Objectives: To evaluate the prevalence of serum and erythrocyte magnesium (Mg) abnormalities in patients on admission to the intensive care unit (ICU) and to test the hypothesis that low levels of Mg are associated with a higher mortality.
Design: Prospective study.
Setting: 14-bed ICU in a 1000-bed teaching hospital.
Patients: 179 consecutive patients admitted over a 4-month period.
Measurements: Total serum Mg (Mgs) and erythrocyte Mg (Mge) were determined on admission by atomic absorption spectrophotometry. Severity of illness was assessed by Acute Physiology and Chronic Health Evaluation (APACHE) II and the number of organ system failures (OSF) during the first 24 h. The patients were followed up until discharge from hospital.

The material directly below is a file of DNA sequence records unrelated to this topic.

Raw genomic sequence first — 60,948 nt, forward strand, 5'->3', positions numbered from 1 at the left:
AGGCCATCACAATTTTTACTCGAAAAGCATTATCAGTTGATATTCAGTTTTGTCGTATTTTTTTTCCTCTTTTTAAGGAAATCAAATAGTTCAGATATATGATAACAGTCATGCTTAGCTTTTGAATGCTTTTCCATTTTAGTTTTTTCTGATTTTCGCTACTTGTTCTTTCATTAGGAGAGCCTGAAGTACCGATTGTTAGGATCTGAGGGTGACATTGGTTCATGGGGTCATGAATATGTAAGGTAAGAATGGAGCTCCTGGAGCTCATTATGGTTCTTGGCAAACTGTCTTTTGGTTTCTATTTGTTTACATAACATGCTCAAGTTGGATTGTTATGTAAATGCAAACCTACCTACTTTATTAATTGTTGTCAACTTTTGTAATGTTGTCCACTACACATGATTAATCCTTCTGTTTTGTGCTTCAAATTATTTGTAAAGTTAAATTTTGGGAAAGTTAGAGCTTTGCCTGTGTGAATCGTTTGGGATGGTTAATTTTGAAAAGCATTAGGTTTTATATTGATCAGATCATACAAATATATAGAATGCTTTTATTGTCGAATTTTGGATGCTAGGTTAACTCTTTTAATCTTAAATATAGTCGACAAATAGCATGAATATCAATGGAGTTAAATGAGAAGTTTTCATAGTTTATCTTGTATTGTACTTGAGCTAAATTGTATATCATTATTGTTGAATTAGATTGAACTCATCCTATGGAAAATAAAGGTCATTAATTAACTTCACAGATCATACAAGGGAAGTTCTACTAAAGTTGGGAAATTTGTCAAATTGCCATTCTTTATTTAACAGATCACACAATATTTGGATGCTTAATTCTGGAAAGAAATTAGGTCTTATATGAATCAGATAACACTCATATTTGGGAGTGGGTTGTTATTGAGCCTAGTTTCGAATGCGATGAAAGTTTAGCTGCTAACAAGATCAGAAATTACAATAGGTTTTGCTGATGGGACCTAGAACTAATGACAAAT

Main results: On admission, 79 patients (44%) were hypomagnesemic and 10 (6%) were hypermagnesemic. A low level of Mge was observed in 119 patients (66%). In patients with similar APACHE II scores and OSF numbers, more of those with hyperMgs died during their ICU stay. However, the Mge value on admission did not correlate with patient outcome.
Conclusions: We confirm the high prevalence of Mgs abnormalities as well as Mg deficiency on admission to a medical ICU. Low levels of Mgs and Mge are not associated with higher fatality. HyperMgs was associated with patient death.